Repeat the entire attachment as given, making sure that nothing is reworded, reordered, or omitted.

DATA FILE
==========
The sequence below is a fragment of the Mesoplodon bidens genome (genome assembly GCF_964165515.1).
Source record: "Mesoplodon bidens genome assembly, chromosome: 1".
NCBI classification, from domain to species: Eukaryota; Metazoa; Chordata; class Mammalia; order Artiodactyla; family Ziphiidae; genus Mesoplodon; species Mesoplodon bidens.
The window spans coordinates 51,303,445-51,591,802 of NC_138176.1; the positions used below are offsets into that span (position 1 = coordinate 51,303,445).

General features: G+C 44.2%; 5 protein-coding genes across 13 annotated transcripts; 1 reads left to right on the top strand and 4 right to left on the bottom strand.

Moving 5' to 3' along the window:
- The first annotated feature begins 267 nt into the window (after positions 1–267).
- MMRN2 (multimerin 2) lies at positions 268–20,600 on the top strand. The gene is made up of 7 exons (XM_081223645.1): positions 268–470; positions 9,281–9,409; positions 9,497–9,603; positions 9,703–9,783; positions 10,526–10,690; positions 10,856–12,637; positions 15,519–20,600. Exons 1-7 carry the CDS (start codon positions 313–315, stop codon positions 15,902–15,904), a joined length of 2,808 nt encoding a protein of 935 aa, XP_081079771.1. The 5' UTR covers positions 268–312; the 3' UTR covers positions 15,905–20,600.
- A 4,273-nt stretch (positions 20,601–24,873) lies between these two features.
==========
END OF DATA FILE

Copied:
The sequence below is a fragment of the Mesoplodon bidens genome (genome assembly GCF_964165515.1).
Source record: "Mesoplodon bidens genome assembly, chromosome: 1".
NCBI classification, from domain to species: Eukaryota; Metazoa; Chordata; class Mammalia; order Artiodactyla; family Ziphiidae; genus Mesoplodon; species Mesoplodon bidens.
The window spans coordinates 51,303,445-51,591,802 of NC_138176.1; the positions used below are offsets into that span (position 1 = coordinate 51,303,445).

General features: G+C 44.2%; 5 protein-coding genes across 13 annotated transcripts; 1 reads left to right on the top strand and 4 right to left on the bottom strand.

Moving 5' to 3' along the window:
- The first annotated feature begins 267 nt into the window (after positions 1–267).
- MMRN2 (multimerin 2) lies at positions 268–20,600 on the top strand. The gene is made up of 7 exons (XM_081223645.1): positions 268–470; positions 9,281–9,409; positions 9,497–9,603; positions 9,703–9,783; positions 10,526–10,690; positions 10,856–12,637; positions 15,519–20,600. Exons 1-7 carry the CDS (start codon positions 313–315, stop codon positions 15,902–15,904), a joined length of 2,808 nt encoding a protein of 935 aa, XP_081079771.1. The 5' UTR covers positions 268–312; the 3' UTR covers positions 15,905–20,600.
- A 4,273-nt stretch (positions 20,601–24,873) lies between these two features.